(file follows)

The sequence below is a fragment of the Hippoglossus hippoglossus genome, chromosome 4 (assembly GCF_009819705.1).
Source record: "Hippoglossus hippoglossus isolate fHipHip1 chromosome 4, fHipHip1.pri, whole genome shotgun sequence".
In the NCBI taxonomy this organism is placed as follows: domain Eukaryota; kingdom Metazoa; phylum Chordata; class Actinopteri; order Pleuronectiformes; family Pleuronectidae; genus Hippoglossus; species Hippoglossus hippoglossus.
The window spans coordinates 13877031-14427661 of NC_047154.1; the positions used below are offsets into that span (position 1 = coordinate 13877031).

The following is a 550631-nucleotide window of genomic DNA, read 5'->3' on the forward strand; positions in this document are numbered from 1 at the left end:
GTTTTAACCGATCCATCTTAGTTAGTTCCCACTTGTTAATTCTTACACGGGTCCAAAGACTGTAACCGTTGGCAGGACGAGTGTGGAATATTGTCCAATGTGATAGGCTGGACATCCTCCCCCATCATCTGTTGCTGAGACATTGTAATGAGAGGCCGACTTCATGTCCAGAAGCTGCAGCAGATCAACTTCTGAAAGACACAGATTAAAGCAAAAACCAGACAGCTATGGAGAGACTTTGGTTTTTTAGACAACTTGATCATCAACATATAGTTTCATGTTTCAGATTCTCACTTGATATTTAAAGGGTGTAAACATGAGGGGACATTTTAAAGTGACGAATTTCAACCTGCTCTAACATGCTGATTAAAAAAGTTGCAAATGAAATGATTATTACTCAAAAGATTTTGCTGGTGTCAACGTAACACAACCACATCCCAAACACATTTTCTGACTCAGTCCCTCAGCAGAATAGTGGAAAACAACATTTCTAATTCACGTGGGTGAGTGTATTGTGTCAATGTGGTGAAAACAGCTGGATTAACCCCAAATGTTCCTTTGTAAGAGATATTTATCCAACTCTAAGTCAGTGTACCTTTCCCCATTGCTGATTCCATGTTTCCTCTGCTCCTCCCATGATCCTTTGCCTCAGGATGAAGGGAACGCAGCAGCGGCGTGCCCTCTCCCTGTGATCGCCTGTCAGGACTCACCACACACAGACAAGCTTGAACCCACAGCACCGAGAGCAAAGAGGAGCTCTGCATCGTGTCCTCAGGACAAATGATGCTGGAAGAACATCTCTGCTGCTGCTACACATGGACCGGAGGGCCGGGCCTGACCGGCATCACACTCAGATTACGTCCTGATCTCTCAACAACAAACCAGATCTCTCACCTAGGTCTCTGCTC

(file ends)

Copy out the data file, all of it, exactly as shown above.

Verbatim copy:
The sequence below is a fragment of the Hippoglossus hippoglossus genome, chromosome 4 (assembly GCF_009819705.1).
Source record: "Hippoglossus hippoglossus isolate fHipHip1 chromosome 4, fHipHip1.pri, whole genome shotgun sequence".
In the NCBI taxonomy this organism is placed as follows: domain Eukaryota; kingdom Metazoa; phylum Chordata; class Actinopteri; order Pleuronectiformes; family Pleuronectidae; genus Hippoglossus; species Hippoglossus hippoglossus.
The window spans coordinates 13877031-14427661 of NC_047154.1; the positions used below are offsets into that span (position 1 = coordinate 13877031).

The following is a 550631-nucleotide window of genomic DNA, read 5'->3' on the forward strand; positions in this document are numbered from 1 at the left end:
GTTTTAACCGATCCATCTTAGTTAGTTCCCACTTGTTAATTCTTACACGGGTCCAAAGACTGTAACCGTTGGCAGGACGAGTGTGGAATATTGTCCAATGTGATAGGCTGGACATCCTCCCCCATCATCTGTTGCTGAGACATTGTAATGAGAGGCCGACTTCATGTCCAGAAGCTGCAGCAGATCAACTTCTGAAAGACACAGATTAAAGCAAAAACCAGACAGCTATGGAGAGACTTTGGTTTTTTAGACAACTTGATCATCAACATATAGTTTCATGTTTCAGATTCTCACTTGATATTTAAAGGGTGTAAACATGAGGGGACATTTTAAAGTGACGAATTTCAACCTGCTCTAACATGCTGATTAAAAAAGTTGCAAATGAAATGATTATTACTCAAAAGATTTTGCTGGTGTCAACGTAACACAACCACATCCCAAACACATTTTCTGACTCAGTCCCTCAGCAGAATAGTGGAAAACAACATTTCTAATTCACGTGGGTGAGTGTATTGTGTCAATGTGGTGAAAACAGCTGGATTAACCCCAAATGTTCCTTTGTAAGAGATATTTATCCAACTCTAAGTCAGTGTACCTTTCCCCATTGCTGATTCCATGTTTCCTCTGCTCCTCCCATGATCCTTTGCCTCAGGATGAAGGGAACGCAGCAGCGGCGTGCCCTCTCCCTGTGATCGCCTGTCAGGACTCACCACACACAGACAAGCTTGAACCCACAGCACCGAGAGCAAAGAGGAGCTCTGCATCGTGTCCTCAGGACAAATGATGCTGGAAGAACATCTCTGCTGCTGCTACACATGGACCGGAGGGCCGGGCCTGACCGGCATCACACTCAGATTACGTCCTGATCTCTCAACAACAAACCAGATCTCTCACCTAGGTCTCTGCTC